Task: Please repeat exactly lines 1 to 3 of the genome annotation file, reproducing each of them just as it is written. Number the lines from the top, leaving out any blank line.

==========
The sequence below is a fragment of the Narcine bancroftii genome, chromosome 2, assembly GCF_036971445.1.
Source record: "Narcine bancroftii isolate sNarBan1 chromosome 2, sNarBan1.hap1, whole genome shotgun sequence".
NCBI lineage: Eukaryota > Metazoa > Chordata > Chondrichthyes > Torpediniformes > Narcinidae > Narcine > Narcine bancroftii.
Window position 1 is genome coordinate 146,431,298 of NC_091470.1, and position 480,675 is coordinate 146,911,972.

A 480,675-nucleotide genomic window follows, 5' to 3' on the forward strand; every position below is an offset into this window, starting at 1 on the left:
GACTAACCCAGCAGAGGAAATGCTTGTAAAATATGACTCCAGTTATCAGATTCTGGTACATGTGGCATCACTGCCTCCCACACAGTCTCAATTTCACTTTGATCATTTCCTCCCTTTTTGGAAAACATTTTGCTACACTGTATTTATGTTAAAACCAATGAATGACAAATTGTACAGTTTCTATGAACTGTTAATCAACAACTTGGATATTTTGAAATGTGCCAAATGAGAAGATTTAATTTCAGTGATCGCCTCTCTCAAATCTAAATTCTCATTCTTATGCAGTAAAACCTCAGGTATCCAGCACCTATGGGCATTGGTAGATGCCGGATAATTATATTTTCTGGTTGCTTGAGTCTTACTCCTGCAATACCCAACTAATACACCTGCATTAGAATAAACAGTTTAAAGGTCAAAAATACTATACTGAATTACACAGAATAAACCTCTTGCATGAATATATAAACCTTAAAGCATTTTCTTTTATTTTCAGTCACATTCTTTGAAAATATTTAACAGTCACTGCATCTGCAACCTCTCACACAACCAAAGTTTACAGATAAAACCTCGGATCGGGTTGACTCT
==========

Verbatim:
The sequence below is a fragment of the Narcine bancroftii genome, chromosome 2, assembly GCF_036971445.1.
Source record: "Narcine bancroftii isolate sNarBan1 chromosome 2, sNarBan1.hap1, whole genome shotgun sequence".
NCBI lineage: Eukaryota > Metazoa > Chordata > Chondrichthyes > Torpediniformes > Narcinidae > Narcine > Narcine bancroftii.